infrastructure. Also, KDDI can roll out the new high-speed system
through out its entire national network in a much shorter time than
DoCoMo can offer its 3G system.

Onodera's comments are quite important. Overseas, many carriers are
balking at launching 3G networks not least because no one knows what
customers will pay for the handsets or for high-speed data services.
If KDDI can pull off the switch to cdma2000 1X and 144Kbps without
alienating existing customers due to handset or data price increases,
then the case will be proven for other carriers. Unfortunately, the
lesson will largely be applicable only to other CDMA carriers (who,
like KDDI, use Qualcomm's proprietary CDMA technology). In fact, the
vast majority use other standards, and for these, pricing of services
and handsets will remain serious issues.


1. Suspect Device: The v-2 Usability Rants
Panasonic P209iS i-Mode phone

The consensus seems to be that this brave new technology, so absurdly
successful in Japan, will recapitulate the triumphs of Japanese
television manufacturers in the '70s and carmakers in the '80s,
sweeping aside well-established competitors with a better, lighter,
hipper alternative. Often enough, the mantra "ten million subscribers
in its first eighteen months of operation" is part of this discourse
-- as if, despite all those mutual-fund commercials, people still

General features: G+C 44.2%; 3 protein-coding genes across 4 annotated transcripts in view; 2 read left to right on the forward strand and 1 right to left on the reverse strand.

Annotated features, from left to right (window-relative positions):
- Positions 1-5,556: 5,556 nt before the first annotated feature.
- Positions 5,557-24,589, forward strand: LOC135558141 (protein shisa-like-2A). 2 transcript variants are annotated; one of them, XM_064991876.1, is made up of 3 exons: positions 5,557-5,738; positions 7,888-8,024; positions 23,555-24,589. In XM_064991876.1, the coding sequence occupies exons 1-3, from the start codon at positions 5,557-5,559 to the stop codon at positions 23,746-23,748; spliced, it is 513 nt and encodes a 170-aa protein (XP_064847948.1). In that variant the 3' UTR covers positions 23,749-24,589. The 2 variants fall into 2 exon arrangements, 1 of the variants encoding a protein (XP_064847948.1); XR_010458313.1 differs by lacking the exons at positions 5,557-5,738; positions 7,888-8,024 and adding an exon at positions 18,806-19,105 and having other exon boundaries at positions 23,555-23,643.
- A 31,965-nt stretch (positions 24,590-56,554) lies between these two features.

believed past success to be a guarantee of future performance.

My i-mode phone, very graciously provided to me by my employers, is a
P209iS. (As far as I can tell, this means that the handset itself is
made by Panasonic under license, and supports NTT DoCoMo's standard.)
This slim, gleaming clamshell is one of the latest models. Everything
about it reflects the master aesthetic of our age, as seen through a
minutely trend-aware -- which is to say, Japanese -- lens: a lovely
pearlescent silver envelope, organically smooth in the hand, that
flips crisply open to reveal a matchbox-sized, 256-color screen.

I hate it.

This is a highly entertaining rant by Adam Greenfield on the
shortcomings of Japan's wireless esthetic in general, and the i-mode
P209-iS in particular. Not to be missed.

V-2 Organisation


2. Why 14-year-old Japanese Girls Rule the World
Want to understand the future? Talk to a teen in Tokyo
By Charles C. Mann

As a general rule, the science fiction writer William Gibson argues,
Japan is the "default setting for the future," a beta version of
21st-century life. But the Japanese furthest ahead on the way to
tomorrow are the young, and the ones at the vanguard are the teenage
girls. No smarter or wiser than their coevals in Rochester or Rome,
teenage girls in Japan nonetheless have what Gibson calls a
"techno-cultural suppleness" -- a willingness to grab something new
and use it for their own ends -- matched by no other group on earth.
Stuffing their tiny purses with electronic foofaraw unavailable
anywhere else, they live, according to Susan Corrigan, a critic for
the British street-fashion magazine i-D, in "a modern space odyssey
waiting for the rest of the world to catch up."

Compared with their US counterparts, the girls in Harajuku are utter
gadget freaks: tiny pink MiniDisc players with clip-on remotes,
aftermarket headphones festooned in blinking lights, digital cameras
with built-in MP3 players, Cheki cameras like mini-Polaroids, even
the odd handheld DVD viewer.

But the one absolute must [is] the cellular telephone. Covered with
fake, rubbery jewels and Hello Kitty decals, dangling lanyards with
charms and amulets and tiny plastic dolls, cellphones, according to
the cell-software company Index, sit in the purses and pockets of
about 95 percent of all Japanese teenage girls -- a statistic that if
anything seems to understate the devices' ubiquity.


Written by Daniel Scuka (daniel@japaninc.com)